Behind the looking glass: overcoming Racism and Xenophobia in Women’s Rights claims
I’m a feminist. Well, that does not come as much of a surprise given the audience and the editorial lines of Shameless. But am I what could be labelled as an intersectional feminist? That means that I believe that gender is one of the power relations that permeates our societies, but we can not dissociate that dynamic from other power relations such as class, race/ethnicity, age and others. It makes discussions more complex, yes, as well as more inclusive, and it enables us to reach more comprehensive answers. Like gender, our relationships work through spectrums and lenses that need to be understood in order to be deconstructed.
So, why am I talking of deconstruction and what seem to be pretty abstract concepts in order to discuss women’s rights? For once, I have noticed a very frightening trend of using women’s rights to justify racism, especially Islamophobia. We all agree (or we should) that women’s rights and all human rights violations should be denounced. However, when that argument is used not for guaranteeing Human Rights, but to violate other minorities’ right, we have to speak up about it.
Also, it very sad and somewhat ironic that this discourse comes at the same time that a woman was threatened with rape for doing a PSA against street harassment… Not to mention the 10 hours of harassment caught on tape. Women face that type of harassment everyday in most capitals around the world and yet, there is no outcry from those same sources. Where is the indignation to having your safety violated and being public objectified just by virtue of being a woman in a public space?
I worked in the Maldives for a while. It is a Muslim country and my first in-depth experience working with Muslim communities. I have come to realize that in the Maldives, in Malé, women and girls had a lot more freedoms than in other Muslim countries such as Saudi Arabia, while in the rural communities, they still are very far from places like Turkey. I could work there and relate to those issues that had in fact, very similar roots or consequences as the ones I had seen in Latin America or Africa because I was open to their experience, to their voices. I didn’t place gender-based violence as a Muslim issue… If that were true, 1 in 5 women wouldn’t be sexually assaulted in the United States.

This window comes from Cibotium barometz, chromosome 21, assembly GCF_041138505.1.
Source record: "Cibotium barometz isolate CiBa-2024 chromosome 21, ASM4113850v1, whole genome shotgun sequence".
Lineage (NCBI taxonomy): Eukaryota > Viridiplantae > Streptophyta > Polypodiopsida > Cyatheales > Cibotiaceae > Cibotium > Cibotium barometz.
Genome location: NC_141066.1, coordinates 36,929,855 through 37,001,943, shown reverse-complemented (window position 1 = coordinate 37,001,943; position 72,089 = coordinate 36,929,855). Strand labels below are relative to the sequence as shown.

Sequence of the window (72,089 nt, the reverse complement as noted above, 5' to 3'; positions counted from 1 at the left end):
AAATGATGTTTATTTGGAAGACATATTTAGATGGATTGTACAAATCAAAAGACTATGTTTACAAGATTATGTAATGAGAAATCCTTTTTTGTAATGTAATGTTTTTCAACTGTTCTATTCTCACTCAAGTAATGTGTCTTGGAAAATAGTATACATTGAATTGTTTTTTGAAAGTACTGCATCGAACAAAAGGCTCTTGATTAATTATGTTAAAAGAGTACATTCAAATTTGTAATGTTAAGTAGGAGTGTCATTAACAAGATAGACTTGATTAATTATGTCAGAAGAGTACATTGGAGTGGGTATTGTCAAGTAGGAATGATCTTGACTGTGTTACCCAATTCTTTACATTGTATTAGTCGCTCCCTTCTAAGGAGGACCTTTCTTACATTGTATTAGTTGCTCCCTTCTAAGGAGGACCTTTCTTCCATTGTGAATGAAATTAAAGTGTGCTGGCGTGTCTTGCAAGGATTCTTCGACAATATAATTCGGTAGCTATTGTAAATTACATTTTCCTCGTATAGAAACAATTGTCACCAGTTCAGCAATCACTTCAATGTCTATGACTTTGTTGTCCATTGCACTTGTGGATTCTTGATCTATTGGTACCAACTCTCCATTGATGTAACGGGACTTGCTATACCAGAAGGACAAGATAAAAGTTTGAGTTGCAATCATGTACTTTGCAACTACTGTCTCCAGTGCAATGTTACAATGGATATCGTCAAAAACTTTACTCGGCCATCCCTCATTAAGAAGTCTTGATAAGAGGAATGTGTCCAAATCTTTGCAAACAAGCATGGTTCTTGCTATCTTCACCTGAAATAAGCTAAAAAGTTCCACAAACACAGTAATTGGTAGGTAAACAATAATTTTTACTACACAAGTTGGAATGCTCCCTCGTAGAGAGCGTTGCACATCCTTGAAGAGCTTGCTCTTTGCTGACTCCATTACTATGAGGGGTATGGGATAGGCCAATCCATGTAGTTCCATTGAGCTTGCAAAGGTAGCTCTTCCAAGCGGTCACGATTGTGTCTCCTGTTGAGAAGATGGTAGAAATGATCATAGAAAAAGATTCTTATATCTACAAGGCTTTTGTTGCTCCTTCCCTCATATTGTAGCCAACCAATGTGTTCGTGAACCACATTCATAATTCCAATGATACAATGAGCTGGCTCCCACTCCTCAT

We have to look for better answers. Gender-based violence happens because we allow it… As countries, as societies and as individuals. Every time we minimize a story about sexual assault, every time an institution re-victimizes victims of homophobia, every time a newspaper that calls domestic violence a “passion crime” – all those dynamics are part of gender-based violence and allow it to be perpetuated.
Most countries have participated in the International Conference of Population Development (ICPD). Those agreements were made 20 years ago on our Sexual and Reproductive Health rights (SRHR) and until this day, groups still talk about our SRHR as if they were up for discussion. The Convention on the Elimination of All Forms of Discrimination against Women was ratified in 1979 and now, 35 years later, conservative groups all over the world seem to be advocating for the restriction of women’s rights. We have to be critical of ISIS, undeniably, but it is very dangerous to apply that perspective to all Muslim community and not pause for self-reflection.
It starts by asking: does my country have rape or sexual violence laws? Do women have equal pay for equal work? Has my country ever had a female representative? How are women portrayed in mass media? Through those questions we can begin to be more aware of our own faults as a society and realize that patriarchy and power relations don’t need religion to be oppressive (even though that’s a strong mean) – they mostly need people who naturalize and perpetuate that violence.